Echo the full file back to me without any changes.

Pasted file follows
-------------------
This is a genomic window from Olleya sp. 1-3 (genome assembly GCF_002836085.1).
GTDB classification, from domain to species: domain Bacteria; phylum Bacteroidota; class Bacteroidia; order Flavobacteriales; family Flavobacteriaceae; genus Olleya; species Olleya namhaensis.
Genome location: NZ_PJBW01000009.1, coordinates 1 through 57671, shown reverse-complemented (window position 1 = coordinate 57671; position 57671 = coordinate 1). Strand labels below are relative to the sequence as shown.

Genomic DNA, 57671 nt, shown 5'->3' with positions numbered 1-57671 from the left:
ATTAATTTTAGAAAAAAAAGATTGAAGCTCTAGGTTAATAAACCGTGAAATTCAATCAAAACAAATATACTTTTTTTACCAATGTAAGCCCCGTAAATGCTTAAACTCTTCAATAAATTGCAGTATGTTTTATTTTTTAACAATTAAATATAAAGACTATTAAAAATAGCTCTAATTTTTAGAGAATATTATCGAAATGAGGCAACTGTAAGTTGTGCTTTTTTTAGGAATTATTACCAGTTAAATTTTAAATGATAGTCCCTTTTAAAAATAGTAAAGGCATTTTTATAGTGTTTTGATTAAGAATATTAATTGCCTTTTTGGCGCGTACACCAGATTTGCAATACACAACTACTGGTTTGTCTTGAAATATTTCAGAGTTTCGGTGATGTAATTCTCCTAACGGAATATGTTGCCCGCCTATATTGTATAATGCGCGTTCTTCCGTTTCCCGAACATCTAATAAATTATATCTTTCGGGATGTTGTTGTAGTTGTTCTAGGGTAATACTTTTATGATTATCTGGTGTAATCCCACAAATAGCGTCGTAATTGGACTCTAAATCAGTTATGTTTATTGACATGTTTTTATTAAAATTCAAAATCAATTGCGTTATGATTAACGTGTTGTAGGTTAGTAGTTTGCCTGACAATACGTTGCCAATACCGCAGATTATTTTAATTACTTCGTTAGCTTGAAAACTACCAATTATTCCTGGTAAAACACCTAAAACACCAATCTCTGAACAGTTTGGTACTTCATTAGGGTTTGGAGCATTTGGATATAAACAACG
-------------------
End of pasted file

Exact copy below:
This is a genomic window from Olleya sp. 1-3 (genome assembly GCF_002836085.1).
GTDB classification, from domain to species: domain Bacteria; phylum Bacteroidota; class Bacteroidia; order Flavobacteriales; family Flavobacteriaceae; genus Olleya; species Olleya namhaensis.
Genome location: NZ_PJBW01000009.1, coordinates 1 through 57671, shown reverse-complemented (window position 1 = coordinate 57671; position 57671 = coordinate 1). Strand labels below are relative to the sequence as shown.

Genomic DNA, 57671 nt, shown 5'->3' with positions numbered 1-57671 from the left:
ATTAATTTTAGAAAAAAAAGATTGAAGCTCTAGGTTAATAAACCGTGAAATTCAATCAAAACAAATATACTTTTTTTACCAATGTAAGCCCCGTAAATGCTTAAACTCTTCAATAAATTGCAGTATGTTTTATTTTTTAACAATTAAATATAAAGACTATTAAAAATAGCTCTAATTTTTAGAGAATATTATCGAAATGAGGCAACTGTAAGTTGTGCTTTTTTTAGGAATTATTACCAGTTAAATTTTAAATGATAGTCCCTTTTAAAAATAGTAAAGGCATTTTTATAGTGTTTTGATTAAGAATATTAATTGCCTTTTTGGCGCGTACACCAGATTTGCAATACACAACTACTGGTTTGTCTTGAAATATTTCAGAGTTTCGGTGATGTAATTCTCCTAACGGAATATGTTGCCCGCCTATATTGTATAATGCGCGTTCTTCCGTTTCCCGAACATCTAATAAATTATATCTTTCGGGATGTTGTTGTAGTTGTTCTAGGGTAATACTTTTATGATTATCTGGTGTAATCCCACAAATAGCGTCGTAATTGGACTCTAAATCAGTTATGTTTATTGACATGTTTTTATTAAAATTCAAAATCAATTGCGTTATGATTAACGTGTTGTAGGTTAGTAGTTTGCCTGACAATACGTTGCCAATACCGCAGATTATTTTAATTACTTCGTTAGCTTGAAAACTACCAATTATTCCTGGTAAAACACCTAAAACACCAATCTCTGAACAGTTTGGTACTTCATTAGGGTTTGGAGCATTTGGATATAAACAACG